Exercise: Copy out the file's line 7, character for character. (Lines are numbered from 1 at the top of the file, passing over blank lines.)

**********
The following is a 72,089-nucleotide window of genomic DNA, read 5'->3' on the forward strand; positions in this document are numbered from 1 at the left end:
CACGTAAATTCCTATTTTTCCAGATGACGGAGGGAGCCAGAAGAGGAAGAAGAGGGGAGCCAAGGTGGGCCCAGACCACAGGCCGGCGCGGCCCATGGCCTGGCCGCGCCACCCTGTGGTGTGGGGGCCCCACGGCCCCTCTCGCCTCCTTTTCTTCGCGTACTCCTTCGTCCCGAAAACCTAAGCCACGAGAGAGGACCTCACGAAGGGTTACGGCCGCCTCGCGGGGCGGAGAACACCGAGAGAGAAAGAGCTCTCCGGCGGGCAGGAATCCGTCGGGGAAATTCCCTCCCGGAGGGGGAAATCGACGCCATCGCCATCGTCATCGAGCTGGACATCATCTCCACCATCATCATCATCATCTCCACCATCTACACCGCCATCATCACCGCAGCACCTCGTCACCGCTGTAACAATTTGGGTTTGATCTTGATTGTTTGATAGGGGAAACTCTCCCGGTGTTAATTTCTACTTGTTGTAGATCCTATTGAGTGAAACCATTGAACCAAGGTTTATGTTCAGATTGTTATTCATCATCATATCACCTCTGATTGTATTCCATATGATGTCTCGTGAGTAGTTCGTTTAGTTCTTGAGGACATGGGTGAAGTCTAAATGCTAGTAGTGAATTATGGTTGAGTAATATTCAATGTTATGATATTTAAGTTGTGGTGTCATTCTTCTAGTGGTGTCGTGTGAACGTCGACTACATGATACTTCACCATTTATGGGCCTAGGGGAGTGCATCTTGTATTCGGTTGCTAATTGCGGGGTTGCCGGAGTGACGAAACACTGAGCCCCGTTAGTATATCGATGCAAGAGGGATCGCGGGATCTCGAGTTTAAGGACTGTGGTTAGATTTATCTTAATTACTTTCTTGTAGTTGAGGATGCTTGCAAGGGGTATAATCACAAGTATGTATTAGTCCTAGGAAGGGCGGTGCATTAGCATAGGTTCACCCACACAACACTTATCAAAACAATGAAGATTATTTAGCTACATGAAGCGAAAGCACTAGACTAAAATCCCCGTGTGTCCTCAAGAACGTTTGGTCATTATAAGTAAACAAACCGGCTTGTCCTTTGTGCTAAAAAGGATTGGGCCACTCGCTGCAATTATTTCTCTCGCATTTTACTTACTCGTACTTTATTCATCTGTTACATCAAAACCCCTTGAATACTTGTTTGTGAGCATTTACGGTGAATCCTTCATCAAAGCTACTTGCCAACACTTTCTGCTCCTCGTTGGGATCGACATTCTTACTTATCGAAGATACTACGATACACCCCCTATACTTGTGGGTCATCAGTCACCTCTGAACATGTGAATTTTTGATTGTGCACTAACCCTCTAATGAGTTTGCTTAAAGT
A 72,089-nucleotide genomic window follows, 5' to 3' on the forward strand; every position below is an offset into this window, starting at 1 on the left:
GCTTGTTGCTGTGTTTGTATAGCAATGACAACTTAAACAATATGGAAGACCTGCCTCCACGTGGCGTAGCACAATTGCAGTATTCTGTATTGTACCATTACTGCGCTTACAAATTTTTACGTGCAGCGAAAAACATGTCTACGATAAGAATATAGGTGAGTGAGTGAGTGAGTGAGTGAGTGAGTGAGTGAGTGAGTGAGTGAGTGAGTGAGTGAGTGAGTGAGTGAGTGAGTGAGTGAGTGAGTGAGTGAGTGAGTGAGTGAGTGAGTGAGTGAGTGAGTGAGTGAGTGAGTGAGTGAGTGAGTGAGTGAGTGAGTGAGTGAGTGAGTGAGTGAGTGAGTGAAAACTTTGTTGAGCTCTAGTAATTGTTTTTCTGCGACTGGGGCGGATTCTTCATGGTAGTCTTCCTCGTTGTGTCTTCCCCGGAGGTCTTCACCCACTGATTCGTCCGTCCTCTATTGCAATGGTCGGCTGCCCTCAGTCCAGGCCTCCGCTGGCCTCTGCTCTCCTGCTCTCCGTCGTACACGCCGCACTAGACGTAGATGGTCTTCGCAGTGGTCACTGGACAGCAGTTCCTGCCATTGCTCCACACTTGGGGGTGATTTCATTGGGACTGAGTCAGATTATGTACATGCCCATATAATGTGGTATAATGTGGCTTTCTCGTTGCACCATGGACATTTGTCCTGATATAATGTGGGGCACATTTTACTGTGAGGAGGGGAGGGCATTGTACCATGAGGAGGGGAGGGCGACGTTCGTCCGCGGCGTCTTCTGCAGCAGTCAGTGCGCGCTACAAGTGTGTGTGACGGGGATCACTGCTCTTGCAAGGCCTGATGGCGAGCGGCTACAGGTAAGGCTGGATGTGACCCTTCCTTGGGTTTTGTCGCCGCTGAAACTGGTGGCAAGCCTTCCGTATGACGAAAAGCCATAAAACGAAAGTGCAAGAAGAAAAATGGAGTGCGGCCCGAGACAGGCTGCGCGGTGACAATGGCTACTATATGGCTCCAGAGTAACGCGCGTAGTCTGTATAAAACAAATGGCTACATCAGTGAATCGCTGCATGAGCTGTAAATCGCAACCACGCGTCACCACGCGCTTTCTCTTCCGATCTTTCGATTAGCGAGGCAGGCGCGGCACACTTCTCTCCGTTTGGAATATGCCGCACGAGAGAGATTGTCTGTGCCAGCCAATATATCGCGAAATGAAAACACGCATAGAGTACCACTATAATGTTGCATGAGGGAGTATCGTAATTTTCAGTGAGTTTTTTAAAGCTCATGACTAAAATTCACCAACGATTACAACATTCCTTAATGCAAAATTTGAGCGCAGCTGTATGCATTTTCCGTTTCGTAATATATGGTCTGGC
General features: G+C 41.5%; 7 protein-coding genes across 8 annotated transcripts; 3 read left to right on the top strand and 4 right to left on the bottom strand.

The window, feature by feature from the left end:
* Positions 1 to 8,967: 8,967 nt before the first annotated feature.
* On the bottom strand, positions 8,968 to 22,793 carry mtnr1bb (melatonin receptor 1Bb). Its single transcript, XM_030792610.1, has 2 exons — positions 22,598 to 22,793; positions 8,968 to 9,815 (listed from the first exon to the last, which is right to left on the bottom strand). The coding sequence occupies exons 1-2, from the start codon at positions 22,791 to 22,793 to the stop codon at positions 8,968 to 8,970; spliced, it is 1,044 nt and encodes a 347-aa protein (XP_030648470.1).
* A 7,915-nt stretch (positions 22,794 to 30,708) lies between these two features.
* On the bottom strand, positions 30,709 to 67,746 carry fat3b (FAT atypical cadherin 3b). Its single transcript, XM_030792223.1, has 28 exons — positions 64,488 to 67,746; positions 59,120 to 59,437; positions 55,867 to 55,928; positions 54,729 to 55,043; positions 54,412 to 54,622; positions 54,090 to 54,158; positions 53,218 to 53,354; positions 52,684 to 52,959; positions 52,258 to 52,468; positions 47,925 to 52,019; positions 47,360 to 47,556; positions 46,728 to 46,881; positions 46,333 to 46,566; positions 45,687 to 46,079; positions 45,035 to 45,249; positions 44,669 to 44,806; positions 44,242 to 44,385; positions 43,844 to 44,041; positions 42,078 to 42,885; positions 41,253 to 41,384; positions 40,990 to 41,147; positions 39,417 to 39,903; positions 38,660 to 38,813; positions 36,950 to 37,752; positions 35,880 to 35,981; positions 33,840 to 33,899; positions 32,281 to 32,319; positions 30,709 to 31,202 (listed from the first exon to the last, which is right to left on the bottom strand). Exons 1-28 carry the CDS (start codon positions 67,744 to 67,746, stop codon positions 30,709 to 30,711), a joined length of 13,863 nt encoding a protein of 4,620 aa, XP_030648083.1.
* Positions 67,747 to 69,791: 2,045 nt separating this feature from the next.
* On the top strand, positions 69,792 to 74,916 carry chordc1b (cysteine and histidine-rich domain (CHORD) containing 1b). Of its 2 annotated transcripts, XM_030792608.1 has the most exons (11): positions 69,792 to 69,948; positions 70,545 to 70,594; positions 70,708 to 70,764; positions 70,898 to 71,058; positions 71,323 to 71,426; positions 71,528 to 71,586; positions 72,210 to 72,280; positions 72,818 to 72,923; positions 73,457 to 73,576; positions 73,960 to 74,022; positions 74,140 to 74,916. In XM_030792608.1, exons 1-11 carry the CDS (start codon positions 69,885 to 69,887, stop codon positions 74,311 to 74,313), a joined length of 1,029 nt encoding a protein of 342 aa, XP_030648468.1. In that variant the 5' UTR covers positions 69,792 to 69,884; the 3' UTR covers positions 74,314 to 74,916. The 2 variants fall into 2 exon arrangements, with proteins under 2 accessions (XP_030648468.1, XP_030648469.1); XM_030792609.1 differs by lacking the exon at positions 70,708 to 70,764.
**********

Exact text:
* Positions 1 to 8,967: 8,967 nt before the first annotated feature.